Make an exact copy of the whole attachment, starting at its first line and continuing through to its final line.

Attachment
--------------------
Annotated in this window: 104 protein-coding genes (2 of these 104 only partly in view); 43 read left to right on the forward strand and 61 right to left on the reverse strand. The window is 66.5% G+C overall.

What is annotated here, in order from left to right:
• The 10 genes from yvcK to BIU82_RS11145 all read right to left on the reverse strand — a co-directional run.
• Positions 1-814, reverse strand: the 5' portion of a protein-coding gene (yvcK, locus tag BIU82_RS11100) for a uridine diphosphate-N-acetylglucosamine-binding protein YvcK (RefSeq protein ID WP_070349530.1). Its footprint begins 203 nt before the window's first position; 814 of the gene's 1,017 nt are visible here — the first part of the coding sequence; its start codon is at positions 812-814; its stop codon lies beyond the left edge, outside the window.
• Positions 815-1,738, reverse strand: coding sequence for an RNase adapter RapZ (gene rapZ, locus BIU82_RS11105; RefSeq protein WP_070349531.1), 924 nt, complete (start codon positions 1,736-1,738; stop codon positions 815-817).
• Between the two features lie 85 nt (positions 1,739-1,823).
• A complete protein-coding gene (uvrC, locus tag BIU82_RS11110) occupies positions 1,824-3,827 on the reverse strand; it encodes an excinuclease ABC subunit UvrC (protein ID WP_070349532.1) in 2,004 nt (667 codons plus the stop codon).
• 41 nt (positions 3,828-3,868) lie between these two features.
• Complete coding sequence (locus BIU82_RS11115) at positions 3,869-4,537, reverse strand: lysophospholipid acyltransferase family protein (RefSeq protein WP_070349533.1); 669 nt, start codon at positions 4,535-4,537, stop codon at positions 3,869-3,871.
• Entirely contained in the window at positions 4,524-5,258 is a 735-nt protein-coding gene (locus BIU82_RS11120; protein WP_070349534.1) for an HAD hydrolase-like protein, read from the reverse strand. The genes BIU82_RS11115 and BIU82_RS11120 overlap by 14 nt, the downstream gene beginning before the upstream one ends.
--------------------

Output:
Annotated in this window: 104 protein-coding genes (2 of these 104 only partly in view); 43 read left to right on the forward strand and 61 right to left on the reverse strand. The window is 66.5% G+C overall.

What is annotated here, in order from left to right:
• The 10 genes from yvcK to BIU82_RS11145 all read right to left on the reverse strand — a co-directional run.
• Positions 1-814, reverse strand: the 5' portion of a protein-coding gene (yvcK, locus tag BIU82_RS11100) for a uridine diphosphate-N-acetylglucosamine-binding protein YvcK (RefSeq protein ID WP_070349530.1). Its footprint begins 203 nt before the window's first position; 814 of the gene's 1,017 nt are visible here — the first part of the coding sequence; its start codon is at positions 812-814; its stop codon lies beyond the left edge, outside the window.
• Positions 815-1,738, reverse strand: coding sequence for an RNase adapter RapZ (gene rapZ, locus BIU82_RS11105; RefSeq protein WP_070349531.1), 924 nt, complete (start codon positions 1,736-1,738; stop codon positions 815-817).
• Between the two features lie 85 nt (positions 1,739-1,823).
• A complete protein-coding gene (uvrC, locus tag BIU82_RS11110) occupies positions 1,824-3,827 on the reverse strand; it encodes an excinuclease ABC subunit UvrC (protein ID WP_070349532.1) in 2,004 nt (667 codons plus the stop codon).
• 41 nt (positions 3,828-3,868) lie between these two features.
• Complete coding sequence (locus BIU82_RS11115) at positions 3,869-4,537, reverse strand: lysophospholipid acyltransferase family protein (RefSeq protein WP_070349533.1); 669 nt, start codon at positions 4,535-4,537, stop codon at positions 3,869-3,871.
• Entirely contained in the window at positions 4,524-5,258 is a 735-nt protein-coding gene (locus BIU82_RS11120; protein WP_070349534.1) for an HAD hydrolase-like protein, read from the reverse strand. The genes BIU82_RS11115 and BIU82_RS11120 overlap by 14 nt, the downstream gene beginning before the upstream one ends.